On July 23, the US District Court for the District of Columbia issued a decision granting the Securities and Exchange Commission’s motion for summary judgment in a challenge to the SEC’s “conflict minerals” rule that was promulgated in August 2012. As discussed in detail in the Corporate and Financial Weekly Digest edition of August, 24, 2012, and a Katten Client Advisory of August 31, 2012, Rule 13p-1 (Conflict Minerals Rule) under the Securities Exchange Act of 1934, as amended (Exchange Act), and the related requirements of Form SD, require each registrant that files reports with the SEC under Sections 13(a) or 15(d) of the Exchange Act (i) to determine whether it is covered by the Conflict Minerals Rule, (ii) if the rule is applicable to the issuer, to conduct a reasonable country of origin inquiry for its conflict minerals and (iii) if the issuer knows or has reason to believe that its conflict minerals may have originated in the Democratic Republic of Congo (or its adjoining countries), to use due diligence to more definitively determine the source and chain of custody of its conflict minerals and, in certain circumstances, to file a Conflict Minerals Report with the SEC.
The plaintiffs challenged the Conflict Minerals Rule on two grounds: first, that the SEC’s rulemaking was arbitrary and capricious under the Administrative Procedure Act and, second, that the requirement under Section 1502 of the Dodd-Frank Wall Street Reform and Consumer Protection Act and the Conflict Minerals Rule to post conflict minerals disclosure on an issuer’s corporate website constitutes compelled speech in violation of the First Amendment. The court rejected the plaintiffs’ challenge that the SEC’s rulemaking was arbitrary and capricious, noting, among other things, that the SEC (i) properly considered whether the Conflict Minerals Rule would “promote efficiency, competition and capital formation” in accordance with the requirements of the Exchange Act, (ii) adequately evaluated the costs of the Conflict Minerals Rule and (iii) permissively construed Section 1502 when crafting the Conflict Minerals Rule. Similarly, the court rejected the plaintiffs’ First Amendment challenge, noting that the SEC’s requirement to report conflict minerals disclosure on an issuer’s corporate website was permissible under existing case law and, accordingly, satisfied applicable constitutional scrutiny.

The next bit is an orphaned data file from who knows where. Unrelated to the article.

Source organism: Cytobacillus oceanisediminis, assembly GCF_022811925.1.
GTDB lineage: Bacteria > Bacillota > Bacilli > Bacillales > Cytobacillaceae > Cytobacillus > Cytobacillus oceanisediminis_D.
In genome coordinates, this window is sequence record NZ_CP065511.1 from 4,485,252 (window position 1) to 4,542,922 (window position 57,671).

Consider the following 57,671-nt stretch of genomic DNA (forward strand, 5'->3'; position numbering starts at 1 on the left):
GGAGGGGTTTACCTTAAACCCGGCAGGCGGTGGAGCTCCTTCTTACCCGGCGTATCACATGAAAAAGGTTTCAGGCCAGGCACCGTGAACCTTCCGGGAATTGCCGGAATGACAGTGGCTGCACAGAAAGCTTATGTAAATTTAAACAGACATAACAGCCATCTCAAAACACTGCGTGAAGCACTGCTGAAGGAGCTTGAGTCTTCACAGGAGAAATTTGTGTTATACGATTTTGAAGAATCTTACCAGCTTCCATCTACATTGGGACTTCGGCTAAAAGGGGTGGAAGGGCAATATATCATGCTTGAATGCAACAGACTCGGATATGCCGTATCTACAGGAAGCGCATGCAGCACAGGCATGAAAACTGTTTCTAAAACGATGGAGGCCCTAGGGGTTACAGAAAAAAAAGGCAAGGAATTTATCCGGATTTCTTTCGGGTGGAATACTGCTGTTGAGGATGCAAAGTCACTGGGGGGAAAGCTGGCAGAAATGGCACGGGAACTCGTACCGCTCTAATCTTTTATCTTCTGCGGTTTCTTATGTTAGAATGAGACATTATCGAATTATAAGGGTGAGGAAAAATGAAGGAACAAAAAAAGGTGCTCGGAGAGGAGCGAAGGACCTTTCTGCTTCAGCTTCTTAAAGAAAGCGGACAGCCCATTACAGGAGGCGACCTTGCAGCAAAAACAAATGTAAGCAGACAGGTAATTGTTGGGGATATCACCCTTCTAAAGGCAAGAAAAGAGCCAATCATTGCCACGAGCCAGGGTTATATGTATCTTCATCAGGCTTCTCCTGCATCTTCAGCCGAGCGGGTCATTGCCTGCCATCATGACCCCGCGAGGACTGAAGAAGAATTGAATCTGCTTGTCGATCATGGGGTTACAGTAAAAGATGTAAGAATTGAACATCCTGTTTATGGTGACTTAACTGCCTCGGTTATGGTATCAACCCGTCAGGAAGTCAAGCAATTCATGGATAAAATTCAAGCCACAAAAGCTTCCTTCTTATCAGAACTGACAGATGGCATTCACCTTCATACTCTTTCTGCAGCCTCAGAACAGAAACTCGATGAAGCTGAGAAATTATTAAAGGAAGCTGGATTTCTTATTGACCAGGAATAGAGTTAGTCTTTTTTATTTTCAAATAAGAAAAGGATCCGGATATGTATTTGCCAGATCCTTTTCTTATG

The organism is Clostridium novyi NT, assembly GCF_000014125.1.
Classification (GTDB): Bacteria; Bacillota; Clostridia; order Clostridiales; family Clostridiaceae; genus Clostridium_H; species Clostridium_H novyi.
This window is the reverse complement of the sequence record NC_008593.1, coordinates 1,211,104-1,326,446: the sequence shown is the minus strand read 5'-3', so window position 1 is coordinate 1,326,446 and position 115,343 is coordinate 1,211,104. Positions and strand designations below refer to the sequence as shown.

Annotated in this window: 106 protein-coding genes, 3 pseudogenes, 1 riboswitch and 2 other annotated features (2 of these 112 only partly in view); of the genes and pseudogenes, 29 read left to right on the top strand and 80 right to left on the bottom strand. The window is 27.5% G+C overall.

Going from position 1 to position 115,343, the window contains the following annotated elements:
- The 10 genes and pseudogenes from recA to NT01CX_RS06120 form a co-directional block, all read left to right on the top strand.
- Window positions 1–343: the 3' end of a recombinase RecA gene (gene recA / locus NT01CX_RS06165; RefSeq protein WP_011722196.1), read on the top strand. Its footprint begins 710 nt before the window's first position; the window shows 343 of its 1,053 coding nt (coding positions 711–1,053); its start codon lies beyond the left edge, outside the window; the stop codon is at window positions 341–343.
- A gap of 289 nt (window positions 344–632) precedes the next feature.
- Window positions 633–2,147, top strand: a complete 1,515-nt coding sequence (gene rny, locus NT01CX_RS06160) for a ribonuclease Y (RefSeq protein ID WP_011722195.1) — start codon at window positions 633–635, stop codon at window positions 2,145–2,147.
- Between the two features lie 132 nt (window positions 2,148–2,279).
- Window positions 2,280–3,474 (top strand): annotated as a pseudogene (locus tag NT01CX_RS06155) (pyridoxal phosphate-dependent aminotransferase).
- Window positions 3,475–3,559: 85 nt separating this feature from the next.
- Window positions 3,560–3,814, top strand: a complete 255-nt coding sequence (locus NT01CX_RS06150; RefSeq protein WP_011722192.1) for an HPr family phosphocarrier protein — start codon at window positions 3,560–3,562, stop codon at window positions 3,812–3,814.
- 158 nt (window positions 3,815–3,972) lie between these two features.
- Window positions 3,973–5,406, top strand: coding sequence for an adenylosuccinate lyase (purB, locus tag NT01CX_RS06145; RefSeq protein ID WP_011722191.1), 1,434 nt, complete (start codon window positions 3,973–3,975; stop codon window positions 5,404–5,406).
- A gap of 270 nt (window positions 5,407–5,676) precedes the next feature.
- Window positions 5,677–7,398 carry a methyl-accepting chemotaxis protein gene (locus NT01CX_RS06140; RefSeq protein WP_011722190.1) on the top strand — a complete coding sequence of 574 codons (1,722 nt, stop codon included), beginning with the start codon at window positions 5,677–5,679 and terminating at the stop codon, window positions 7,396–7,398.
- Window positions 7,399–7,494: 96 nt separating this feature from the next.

While the plaintiffs may appeal the court’s ruling, issuers should be preparing to comply with the Conflict Minerals Rule for the calendar year beginning January 1, 2013 (regardless of the issuer’s fiscal year), with any initial Form SD required to be filed with the SEC no later than May 31, 2014.